I posted Rethinking American Transportation Policy at National Review. A selection is below.
U.S. transportation policy needs to be brought into the 21st century. When surface-transportation policy was last significantly overhauled in the United States, in 1991, Americans who wanted to travel to an unfamiliar location used paper maps, usually purchased from a bookstore or gas station. If they were on a toll road, they stopped at the tollbooths and rolled down the window. They listened to an AM/FM radio, a cassette tape, or maybe, if they had a new car, a compact disc. The car of the future was equipped with a fax machine. The Internet, smart phones, and texting were essentially unknown. The Global Positioning System was incomplete, and its use was limited to the military.
Today, Americans use GPS apps that utilize crowdsourcing not only to help them navigate but also to alert them of hazards and reroute them to avoid congestion. They use radio transponders to pay as they drive through toll plazas without slowing down. And they might subscribe to satellite radio, use a predictive streaming service such as Pandora to listen to music, or subscribe to podcasts that cater to their specific tastes. Electric vehicles have moved from fringe to the forefront of automotive technology. There are even a few self-driving cars on the road.
And yet, despite all these innovations and advances, America’s transportation policy remains mired in the 20th century with road maps and cassettes. Every day, American travelers confront continuing traffic congestion, particularly in larger urban areas, and an aging infrastructure whose deterioration outpaces its repair. The causes of these problems, however, are not as obvious to drivers, including structural issues with transportation funding and financing (who pays and how much), the insufficient and outdated management system that oversees our patchwork road system, and the propagation of unnecessary transportation projects, including infamous bridges and roads to nowhere, which primarily serve special interests.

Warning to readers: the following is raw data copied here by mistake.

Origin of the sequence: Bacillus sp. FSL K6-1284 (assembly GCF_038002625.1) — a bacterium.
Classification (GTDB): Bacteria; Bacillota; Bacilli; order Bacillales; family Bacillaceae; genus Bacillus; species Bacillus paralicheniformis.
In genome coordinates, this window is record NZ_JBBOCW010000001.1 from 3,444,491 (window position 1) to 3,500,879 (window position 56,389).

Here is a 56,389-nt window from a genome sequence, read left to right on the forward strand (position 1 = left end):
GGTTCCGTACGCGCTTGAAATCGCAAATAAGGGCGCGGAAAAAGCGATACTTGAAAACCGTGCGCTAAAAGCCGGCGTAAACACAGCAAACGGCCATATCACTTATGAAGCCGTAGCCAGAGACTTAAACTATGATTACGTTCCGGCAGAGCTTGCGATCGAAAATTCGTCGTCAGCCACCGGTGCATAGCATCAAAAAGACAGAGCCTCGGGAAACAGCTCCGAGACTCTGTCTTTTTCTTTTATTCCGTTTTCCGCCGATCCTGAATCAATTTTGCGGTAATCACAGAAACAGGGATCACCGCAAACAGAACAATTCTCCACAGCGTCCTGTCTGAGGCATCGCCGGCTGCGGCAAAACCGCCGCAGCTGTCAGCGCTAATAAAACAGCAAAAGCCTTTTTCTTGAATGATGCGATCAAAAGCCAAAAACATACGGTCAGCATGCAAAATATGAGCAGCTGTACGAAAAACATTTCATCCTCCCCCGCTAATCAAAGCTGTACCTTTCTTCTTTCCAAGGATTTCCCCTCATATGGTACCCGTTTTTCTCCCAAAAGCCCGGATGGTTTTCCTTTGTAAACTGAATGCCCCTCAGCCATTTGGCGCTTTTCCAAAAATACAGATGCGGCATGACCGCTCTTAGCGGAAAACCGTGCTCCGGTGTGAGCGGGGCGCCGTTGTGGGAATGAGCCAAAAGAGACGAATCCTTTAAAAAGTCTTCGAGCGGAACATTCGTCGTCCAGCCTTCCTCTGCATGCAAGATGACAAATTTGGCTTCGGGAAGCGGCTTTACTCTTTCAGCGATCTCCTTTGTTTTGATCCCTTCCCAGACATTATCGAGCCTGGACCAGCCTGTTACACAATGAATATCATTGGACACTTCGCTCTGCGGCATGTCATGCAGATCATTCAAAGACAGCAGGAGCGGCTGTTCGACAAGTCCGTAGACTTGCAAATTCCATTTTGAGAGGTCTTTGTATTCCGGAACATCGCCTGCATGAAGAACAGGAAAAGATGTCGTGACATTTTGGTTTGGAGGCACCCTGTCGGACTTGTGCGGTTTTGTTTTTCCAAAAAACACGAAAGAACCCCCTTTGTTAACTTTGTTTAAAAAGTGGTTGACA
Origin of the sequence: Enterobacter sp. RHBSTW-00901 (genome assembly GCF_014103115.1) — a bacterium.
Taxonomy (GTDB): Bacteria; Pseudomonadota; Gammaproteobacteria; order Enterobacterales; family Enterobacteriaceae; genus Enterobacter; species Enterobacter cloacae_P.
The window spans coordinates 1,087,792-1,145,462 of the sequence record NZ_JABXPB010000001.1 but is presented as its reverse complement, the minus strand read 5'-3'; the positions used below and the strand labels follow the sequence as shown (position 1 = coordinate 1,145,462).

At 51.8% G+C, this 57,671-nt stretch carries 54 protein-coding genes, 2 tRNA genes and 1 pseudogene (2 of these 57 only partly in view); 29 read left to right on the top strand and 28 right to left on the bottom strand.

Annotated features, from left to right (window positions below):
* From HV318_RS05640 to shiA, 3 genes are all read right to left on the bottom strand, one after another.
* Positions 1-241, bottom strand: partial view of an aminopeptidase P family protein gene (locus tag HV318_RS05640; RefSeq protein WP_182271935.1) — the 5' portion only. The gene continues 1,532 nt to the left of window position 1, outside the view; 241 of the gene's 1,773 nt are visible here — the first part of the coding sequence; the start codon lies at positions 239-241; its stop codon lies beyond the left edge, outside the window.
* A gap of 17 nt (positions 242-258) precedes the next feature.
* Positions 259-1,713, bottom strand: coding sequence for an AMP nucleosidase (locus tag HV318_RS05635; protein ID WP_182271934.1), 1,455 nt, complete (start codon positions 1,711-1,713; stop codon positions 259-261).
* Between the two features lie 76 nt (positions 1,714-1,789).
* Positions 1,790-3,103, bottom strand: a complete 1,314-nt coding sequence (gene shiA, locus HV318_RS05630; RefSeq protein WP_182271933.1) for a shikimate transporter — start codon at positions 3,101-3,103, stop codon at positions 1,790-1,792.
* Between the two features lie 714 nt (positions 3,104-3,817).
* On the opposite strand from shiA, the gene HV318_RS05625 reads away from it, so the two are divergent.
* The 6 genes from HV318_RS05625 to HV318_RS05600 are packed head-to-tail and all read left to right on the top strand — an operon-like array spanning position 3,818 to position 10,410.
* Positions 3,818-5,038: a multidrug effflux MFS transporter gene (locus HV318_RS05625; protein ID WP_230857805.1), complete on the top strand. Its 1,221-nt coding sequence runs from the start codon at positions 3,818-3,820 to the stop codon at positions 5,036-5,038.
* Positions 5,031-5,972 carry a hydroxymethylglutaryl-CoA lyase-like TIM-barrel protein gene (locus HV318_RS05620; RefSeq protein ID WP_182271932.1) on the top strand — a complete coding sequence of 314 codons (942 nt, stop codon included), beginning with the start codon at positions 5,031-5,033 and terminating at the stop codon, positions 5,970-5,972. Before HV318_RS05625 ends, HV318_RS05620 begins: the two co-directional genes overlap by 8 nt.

In the 1990s, devolving power from the federal government to the states allowed them to serve as innovative incubators in social policy. Welfare reform is one such example, where federal policymakers empowered states with block grants. Instead of a one-size-fits-all federal policy, states were given greater flexibility to design their own programs.
Implementing a new federalism in transportation policy would improve transportation policy through innovation. To modernize our outdated system, policymakers should give states and localities the same flexibility they have in other successful decentralization efforts. In the laboratories of democracy, better transportation policies and investments may flourish.
This is associated with the release of Modernizing American Transportation Policy, a part of CRN’s Room to Grow series.